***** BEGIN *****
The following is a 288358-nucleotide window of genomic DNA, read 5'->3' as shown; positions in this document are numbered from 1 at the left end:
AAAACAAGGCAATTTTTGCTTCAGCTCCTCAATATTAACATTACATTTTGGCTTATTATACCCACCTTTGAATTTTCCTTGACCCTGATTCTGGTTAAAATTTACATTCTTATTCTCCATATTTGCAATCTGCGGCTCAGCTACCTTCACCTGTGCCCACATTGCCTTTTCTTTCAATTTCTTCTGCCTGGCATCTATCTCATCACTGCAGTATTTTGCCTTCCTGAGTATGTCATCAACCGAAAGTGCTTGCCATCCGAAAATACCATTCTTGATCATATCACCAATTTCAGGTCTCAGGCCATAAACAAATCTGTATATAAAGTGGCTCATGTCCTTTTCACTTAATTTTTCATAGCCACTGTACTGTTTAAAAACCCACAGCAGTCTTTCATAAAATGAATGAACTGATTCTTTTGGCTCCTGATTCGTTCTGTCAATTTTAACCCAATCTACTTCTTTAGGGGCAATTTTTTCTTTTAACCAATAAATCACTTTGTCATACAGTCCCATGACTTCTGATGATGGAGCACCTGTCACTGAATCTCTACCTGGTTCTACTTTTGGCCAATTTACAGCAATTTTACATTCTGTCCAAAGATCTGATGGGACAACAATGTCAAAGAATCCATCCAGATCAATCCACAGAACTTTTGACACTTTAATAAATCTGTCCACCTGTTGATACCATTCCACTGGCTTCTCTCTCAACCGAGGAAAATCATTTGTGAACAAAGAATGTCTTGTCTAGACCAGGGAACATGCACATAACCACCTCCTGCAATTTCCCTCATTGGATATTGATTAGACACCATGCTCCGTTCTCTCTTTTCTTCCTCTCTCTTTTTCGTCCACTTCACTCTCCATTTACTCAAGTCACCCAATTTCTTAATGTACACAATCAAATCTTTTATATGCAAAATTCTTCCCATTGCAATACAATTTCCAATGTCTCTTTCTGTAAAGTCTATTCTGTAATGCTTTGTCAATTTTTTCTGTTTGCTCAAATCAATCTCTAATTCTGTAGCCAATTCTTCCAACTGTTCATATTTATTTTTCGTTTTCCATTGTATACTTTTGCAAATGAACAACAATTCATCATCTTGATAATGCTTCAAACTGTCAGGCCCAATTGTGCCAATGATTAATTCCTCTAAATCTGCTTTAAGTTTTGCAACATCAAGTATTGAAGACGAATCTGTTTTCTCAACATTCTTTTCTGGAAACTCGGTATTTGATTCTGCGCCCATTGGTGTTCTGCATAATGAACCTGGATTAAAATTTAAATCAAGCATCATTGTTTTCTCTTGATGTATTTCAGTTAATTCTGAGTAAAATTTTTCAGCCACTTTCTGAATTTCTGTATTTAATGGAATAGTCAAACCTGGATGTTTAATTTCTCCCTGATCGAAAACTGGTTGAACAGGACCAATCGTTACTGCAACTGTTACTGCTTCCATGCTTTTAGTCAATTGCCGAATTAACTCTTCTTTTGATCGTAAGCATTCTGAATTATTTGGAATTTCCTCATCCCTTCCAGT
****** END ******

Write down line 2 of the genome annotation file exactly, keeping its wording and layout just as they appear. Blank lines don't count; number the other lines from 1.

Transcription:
AAAACAAGGCAATTTTTGCTTCAGCTCCTCAATATTAACATTACATTTTGGCTTATTATACCCACCTTTGAATTTTCCTTGACCCTGATTCTGGTTAAAATTTACATTCTTATTCTCCATATTTGCAATCTGCGGCTCAGCTACCTTCACCTGTGCCCACATTGCCTTTTCTTTCAATTTCTTCTGCCTGGCATCTATCTCATCACTGCAGTATTTTGCCTTCCTGAGTATGTCATCAACCGAAAGTGCTTGCCATCCGAAAATACCATTCTTGATCATATCACCAATTTCAGGTCTCAGGCCATAAACAAATCTGTATATAAAGTGGCTCATGTCCTTTTCACTTAATTTTTCATAGCCACTGTACTGTTTAAAAACCCACAGCAGTCTTTCATAAAATGAATGAACTGATTCTTTTGGCTCCTGATTCGTTCTGTCAATTTTAACCCAATCTACTTCTTTAGGGGCAATTTTTTCTTTTAACCAATAAATCACTTTGTCATACAGTCCCATGACTTCTGATGATGGAGCACCTGTCACTGAATCTCTACCTGGTTCTACTTTTGGCCAATTTACAGCAATTTTACATTCTGTCCAAAGATCTGATGGGACAACAATGTCAAAGAATCCATCCAGATCAATCCACAGAACTTTTGACACTTTAATAAATCTGTCCACCTGTTGATACCATTCCACTGGCTTCTCTCTCAACCGAGGAAAATCATTTGTGAACAAAGAATGTCTTGTCTAGACCAGGGAACATGCACATAACCACCTCCTGCAATTTCCCTCATTGGATATTGATTAGACACCATGCTCCGTTCTCTCTTTTCTTCCTCTCTCTTTTTCGTCCACTTCACTCTCCATTTACTCAAGTCACCCAATTTCTTAATGTACACAATCAAATCTTTTATATGCAAAATTCTTCCCATTGCAATACAATTTCCAATGTCTCTTTCTGTAAAGTCTATTCTGTAATGCTTTGTCAATTTTTTCTGTTTGCTCAAATCAATCTCTAATTCTGTAGCCAATTCTTCCAACTGTTCATATTTATTTTTCGTTTTCCATTGTATACTTTTGCAAATGAACAACAATTCATCATCTTGATAATGCTTCAAACTGTCAGGCCCAATTGTGCCAATGATTAATTCCTCTAAATCTGCTTTAAGTTTTGCAACATCAAGTATTGAAGACGAATCTGTTTTCTCAACATTCTTTTCTGGAAACTCGGTATTTGATTCTGCGCCCATTGGTGTTCTGCATAATGAACCTGGATTAAAATTTAAATCAAGCATCATTGTTTTCTCTTGATGTATTTCAGTTAATTCTGAGTAAAATTTTTCAGCCACTTTCTGAATTTCTGTATTTAATGGAATAGTCAAACCTGGATGTTTAATTTCTCCCTGATCGAAAACTGGTTGAACAGGACCAATCGTTACTGCAACTGTTACTGCTTCCATGCTTTTAGTCAATTGCCGAATTAACTCTTCTTTTGATCGTAAGCATTCTGAATTATTTGGAATTTCCTCATCCCTTCCAGT